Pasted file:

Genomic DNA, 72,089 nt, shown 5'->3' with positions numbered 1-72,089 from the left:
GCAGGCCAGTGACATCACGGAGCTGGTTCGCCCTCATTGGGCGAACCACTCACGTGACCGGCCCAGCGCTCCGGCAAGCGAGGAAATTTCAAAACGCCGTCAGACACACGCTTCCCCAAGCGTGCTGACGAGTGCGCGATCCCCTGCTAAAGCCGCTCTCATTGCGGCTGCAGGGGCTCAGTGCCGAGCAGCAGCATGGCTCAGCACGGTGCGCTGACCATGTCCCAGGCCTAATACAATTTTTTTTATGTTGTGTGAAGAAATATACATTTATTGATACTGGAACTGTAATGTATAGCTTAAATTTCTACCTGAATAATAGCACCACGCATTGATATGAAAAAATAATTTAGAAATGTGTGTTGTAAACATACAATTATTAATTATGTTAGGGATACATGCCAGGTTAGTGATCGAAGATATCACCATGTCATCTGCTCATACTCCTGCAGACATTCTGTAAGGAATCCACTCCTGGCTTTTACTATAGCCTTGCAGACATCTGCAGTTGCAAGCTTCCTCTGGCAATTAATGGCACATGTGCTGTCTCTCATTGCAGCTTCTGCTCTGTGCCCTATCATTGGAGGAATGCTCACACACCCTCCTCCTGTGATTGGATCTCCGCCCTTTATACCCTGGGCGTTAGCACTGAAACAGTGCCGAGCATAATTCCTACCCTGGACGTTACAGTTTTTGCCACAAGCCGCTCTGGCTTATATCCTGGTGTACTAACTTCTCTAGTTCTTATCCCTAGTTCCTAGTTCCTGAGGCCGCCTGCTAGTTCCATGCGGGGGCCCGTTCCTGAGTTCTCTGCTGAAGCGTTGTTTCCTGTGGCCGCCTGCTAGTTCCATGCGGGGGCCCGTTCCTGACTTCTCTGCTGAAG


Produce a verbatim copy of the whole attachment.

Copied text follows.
Genomic DNA, 72,089 nt, shown 5'->3' with positions numbered 1-72,089 from the left:
GCAGGCCAGTGACATCACGGAGCTGGTTCGCCCTCATTGGGCGAACCACTCACGTGACCGGCCCAGCGCTCCGGCAAGCGAGGAAATTTCAAAACGCCGTCAGACACACGCTTCCCCAAGCGTGCTGACGAGTGCGCGATCCCCTGCTAAAGCCGCTCTCATTGCGGCTGCAGGGGCTCAGTGCCGAGCAGCAGCATGGCTCAGCACGGTGCGCTGACCATGTCCCAGGCCTAATACAATTTTTTTTATGTTGTGTGAAGAAATATACATTTATTGATACTGGAACTGTAATGTATAGCTTAAATTTCTACCTGAATAATAGCACCACGCATTGATATGAAAAAATAATTTAGAAATGTGTGTTGTAAACATACAATTATTAATTATGTTAGGGATACATGCCAGGTTAGTGATCGAAGATATCACCATGTCATCTGCTCATACTCCTGCAGACATTCTGTAAGGAATCCACTCCTGGCTTTTACTATAGCCTTGCAGACATCTGCAGTTGCAAGCTTCCTCTGGCAATTAATGGCACATGTGCTGTCTCTCATTGCAGCTTCTGCTCTGTGCCCTATCATTGGAGGAATGCTCACACACCCTCCTCCTGTGATTGGATCTCCGCCCTTTATACCCTGGGCGTTAGCACTGAAACAGTGCCGAGCATAATTCCTACCCTGGACGTTACAGTTTTTGCCACAAGCCGCTCTGGCTTATATCCTGGTGTACTAACTTCTCTAGTTCTTATCCCTAGTTCCTAGTTCCTGAGGCCGCCTGCTAGTTCCATGCGGGGGCCCGTTCCTGAGTTCTCTGCTGAAGCGTTGTTTCCTGTGGCCGCCTGCTAGTTCCATGCGGGGGCCCGTTCCTGACTTCTCTGCTGAAG